Money  /  Longread

The Perpetual Disappointment of Remote Work

What the troubled history of telecommuting tells us about its future.

What will the Covid-19 pandemic look like from the future? Perhaps the exceptional imagery will be most lasting: personless cityscapes, protesters in masks (and anti-mask protesters), the empty shelves where toilet paper used to be, death-count infographics, and denialist comment threads. But for the middle class and its remnants, those who worked from home, this period will be remembered with a different array of images. Theirs was a narrower horizon: a semipermanent Zoom meeting with colleagues in AirPods and athleisure, interrupted by the occasional surprise of a pet or a child. Exile from the office has been cast as one of this plague’s few consolations—and, we are told, a transformation that is already set in semipermanence.

By April 2020, 62 percent of American workers had switched to home-based work; many of the rest had occupations that were too manual or too essential to perform remotely. Some companies, like Twitter, sent all of their staff out of the office indefinitely, announcing a “forever” policy that would extend beyond the contagion period. This grand experiment in teleworking has been examined in a rash of think pieces; they tend to strike an optimistic note. “Major corporations will readily adopt Twitter’s model,” said Forbes, citing worker productivity, real estate savings, environmental concerns, work-life balance, and reductions in commuting time.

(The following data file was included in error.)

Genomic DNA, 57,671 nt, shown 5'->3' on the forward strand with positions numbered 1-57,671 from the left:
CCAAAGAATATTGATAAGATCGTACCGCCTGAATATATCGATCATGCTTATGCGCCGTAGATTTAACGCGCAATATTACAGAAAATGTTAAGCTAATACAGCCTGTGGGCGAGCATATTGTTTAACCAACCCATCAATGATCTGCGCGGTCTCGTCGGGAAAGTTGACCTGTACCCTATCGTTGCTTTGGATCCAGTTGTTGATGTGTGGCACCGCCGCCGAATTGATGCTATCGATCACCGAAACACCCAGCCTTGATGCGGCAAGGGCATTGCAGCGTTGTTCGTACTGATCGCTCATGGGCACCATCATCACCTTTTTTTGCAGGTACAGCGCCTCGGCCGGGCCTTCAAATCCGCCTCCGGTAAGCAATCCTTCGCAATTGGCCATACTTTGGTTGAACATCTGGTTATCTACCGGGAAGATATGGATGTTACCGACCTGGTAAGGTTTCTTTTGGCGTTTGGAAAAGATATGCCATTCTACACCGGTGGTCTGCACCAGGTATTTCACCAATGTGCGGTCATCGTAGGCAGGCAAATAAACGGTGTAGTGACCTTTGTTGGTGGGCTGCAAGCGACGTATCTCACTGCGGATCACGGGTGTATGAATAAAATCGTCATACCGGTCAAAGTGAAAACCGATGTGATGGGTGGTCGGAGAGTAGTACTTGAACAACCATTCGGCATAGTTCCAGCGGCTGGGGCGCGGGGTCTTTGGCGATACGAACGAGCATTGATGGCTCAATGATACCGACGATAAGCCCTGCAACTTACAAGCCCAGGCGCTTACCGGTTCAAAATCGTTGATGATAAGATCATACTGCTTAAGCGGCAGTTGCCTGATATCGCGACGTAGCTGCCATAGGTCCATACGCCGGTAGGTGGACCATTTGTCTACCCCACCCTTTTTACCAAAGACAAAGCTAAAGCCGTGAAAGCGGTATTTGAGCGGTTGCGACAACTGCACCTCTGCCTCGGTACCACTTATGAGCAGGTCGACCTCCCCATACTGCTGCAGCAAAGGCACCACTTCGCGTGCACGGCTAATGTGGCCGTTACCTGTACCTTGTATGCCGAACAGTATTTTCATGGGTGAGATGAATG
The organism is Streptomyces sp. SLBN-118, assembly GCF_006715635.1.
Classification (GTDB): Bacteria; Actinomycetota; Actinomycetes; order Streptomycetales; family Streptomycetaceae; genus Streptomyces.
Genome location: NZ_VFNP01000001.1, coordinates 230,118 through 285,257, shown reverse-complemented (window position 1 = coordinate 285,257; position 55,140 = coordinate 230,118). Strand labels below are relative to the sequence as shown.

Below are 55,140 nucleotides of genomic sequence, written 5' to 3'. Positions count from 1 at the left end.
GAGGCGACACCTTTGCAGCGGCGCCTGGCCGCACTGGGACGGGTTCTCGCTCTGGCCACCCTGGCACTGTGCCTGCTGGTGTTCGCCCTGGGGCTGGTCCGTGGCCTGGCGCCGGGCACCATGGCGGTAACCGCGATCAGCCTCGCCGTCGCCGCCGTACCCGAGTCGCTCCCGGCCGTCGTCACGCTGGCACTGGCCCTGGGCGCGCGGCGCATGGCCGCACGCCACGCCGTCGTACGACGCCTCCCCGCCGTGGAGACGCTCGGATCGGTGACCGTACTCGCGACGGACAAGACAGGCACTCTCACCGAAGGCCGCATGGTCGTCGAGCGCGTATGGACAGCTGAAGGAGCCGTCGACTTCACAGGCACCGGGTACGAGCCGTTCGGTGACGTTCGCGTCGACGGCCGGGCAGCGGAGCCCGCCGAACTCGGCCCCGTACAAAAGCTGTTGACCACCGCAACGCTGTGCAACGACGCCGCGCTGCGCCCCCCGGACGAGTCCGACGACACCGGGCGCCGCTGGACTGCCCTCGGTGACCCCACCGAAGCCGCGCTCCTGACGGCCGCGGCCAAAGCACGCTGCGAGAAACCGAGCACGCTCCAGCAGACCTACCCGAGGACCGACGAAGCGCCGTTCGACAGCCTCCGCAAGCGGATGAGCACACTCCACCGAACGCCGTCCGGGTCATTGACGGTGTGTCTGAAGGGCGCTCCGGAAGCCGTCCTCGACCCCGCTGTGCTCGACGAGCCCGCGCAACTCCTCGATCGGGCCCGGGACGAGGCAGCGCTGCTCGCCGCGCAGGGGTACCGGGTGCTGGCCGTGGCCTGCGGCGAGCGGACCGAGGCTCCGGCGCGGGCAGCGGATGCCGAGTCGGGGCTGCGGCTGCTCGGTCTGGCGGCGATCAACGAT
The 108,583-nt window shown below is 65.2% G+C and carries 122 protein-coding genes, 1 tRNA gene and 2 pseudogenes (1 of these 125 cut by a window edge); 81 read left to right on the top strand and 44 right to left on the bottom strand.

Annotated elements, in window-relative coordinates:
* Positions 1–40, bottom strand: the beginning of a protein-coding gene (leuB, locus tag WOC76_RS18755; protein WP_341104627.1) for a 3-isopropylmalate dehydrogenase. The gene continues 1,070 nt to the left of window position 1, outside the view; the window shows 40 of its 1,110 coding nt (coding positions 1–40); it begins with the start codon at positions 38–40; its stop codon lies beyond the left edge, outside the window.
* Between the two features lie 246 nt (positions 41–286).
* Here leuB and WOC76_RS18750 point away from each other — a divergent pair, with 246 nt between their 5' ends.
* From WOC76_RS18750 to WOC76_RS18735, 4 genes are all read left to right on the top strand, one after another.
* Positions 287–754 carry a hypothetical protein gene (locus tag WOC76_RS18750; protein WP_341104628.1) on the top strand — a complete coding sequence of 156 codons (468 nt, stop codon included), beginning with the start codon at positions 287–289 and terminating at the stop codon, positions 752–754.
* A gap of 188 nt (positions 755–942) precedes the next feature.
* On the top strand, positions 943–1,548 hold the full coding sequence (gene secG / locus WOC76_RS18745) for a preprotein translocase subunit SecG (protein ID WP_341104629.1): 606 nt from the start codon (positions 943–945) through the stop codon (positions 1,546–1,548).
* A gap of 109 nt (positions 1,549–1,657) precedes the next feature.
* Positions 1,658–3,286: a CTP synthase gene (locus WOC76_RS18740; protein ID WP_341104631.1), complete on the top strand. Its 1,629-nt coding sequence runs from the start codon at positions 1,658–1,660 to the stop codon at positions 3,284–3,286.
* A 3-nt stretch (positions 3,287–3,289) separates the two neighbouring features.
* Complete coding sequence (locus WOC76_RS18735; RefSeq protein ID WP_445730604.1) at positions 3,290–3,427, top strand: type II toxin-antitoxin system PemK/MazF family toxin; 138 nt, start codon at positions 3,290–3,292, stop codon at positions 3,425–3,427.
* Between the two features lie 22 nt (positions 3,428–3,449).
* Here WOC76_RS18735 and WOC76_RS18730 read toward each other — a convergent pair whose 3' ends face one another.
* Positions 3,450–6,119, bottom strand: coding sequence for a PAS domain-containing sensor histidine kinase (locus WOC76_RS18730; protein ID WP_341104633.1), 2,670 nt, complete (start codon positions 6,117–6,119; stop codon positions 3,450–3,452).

If these arguments in favor sound familiar, it is because some are already generations old. For decades, advocates of telework have faced a paradox. All the upsides Forbes listed are genuine: They are the benefits of the practice so intuitive as to be almost self-evident. Yet widespread adoption of remote work has remained, until now, an impressively stubborn failure. Ambitious forecasts of its uptake, made by business analysts and futurists like Alvin Toffler, who wrote The Third Wave, a 1980 book about society’s transition into the “information age,” were thwarted. Toffler predicted the widespread advent of home computer terminals, but not their use. He imagined the home PC as a sort of digital hearth in an “electronic cottage,” a socialist-entrepreneurial hybrid zone where familial teams would achieve “increased ownership of the ‘means of production’ by the worker.” “If as few as 10 to 20 percent of the work force as presently defined were to make this historic transfer over the next 20 to 30 years,” he wrote, “our entire economy, our cities, our ecology, our family structure, our values, and even our politics would be altered almost beyond our recognition.” Instead, the academic Patricia L. Mokhtarian found, the portion of workers staying at home shifted from around 2.3 percent in 1980 to just 5.3 percent in 2018.